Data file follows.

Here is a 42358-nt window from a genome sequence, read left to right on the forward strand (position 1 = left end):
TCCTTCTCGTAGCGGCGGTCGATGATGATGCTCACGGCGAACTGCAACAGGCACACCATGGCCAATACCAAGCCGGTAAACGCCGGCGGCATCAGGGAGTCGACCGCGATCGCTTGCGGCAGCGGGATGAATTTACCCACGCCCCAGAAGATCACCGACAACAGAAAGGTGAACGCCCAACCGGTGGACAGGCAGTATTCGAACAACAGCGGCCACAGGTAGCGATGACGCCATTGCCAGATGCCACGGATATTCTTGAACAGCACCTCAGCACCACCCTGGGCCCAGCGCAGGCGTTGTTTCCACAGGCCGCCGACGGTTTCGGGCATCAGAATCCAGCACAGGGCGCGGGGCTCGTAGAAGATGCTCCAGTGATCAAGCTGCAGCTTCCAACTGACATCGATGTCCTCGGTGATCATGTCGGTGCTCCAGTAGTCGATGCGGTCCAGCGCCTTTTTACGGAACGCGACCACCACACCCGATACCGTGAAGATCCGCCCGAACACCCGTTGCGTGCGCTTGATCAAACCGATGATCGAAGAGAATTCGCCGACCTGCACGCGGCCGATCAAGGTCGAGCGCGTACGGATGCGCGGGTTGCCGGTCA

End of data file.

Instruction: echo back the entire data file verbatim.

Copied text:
Here is a 42358-nt window from a genome sequence, read left to right on the forward strand (position 1 = left end):
TCCTTCTCGTAGCGGCGGTCGATGATGATGCTCACGGCGAACTGCAACAGGCACACCATGGCCAATACCAAGCCGGTAAACGCCGGCGGCATCAGGGAGTCGACCGCGATCGCTTGCGGCAGCGGGATGAATTTACCCACGCCCCAGAAGATCACCGACAACAGAAAGGTGAACGCCCAACCGGTGGACAGGCAGTATTCGAACAACAGCGGCCACAGGTAGCGATGACGCCATTGCCAGATGCCACGGATATTCTTGAACAGCACCTCAGCACCACCCTGGGCCCAGCGCAGGCGTTGTTTCCACAGGCCGCCGACGGTTTCGGGCATCAGAATCCAGCACAGGGCGCGGGGCTCGTAGAAGATGCTCCAGTGATCAAGCTGCAGCTTCCAACTGACATCGATGTCCTCGGTGATCATGTCGGTGCTCCAGTAGTCGATGCGGTCCAGCGCCTTTTTACGGAACGCGACCACCACACCCGATACCGTGAAGATCCGCCCGAACACCCGTTGCGTGCGCTTGATCAAACCGATGATCGAAGAGAATTCGCCGACCTGCACGCGGCCGATCAAGGTCGAGCGCGTACGGATGCGCGGGTTGCCGGTCA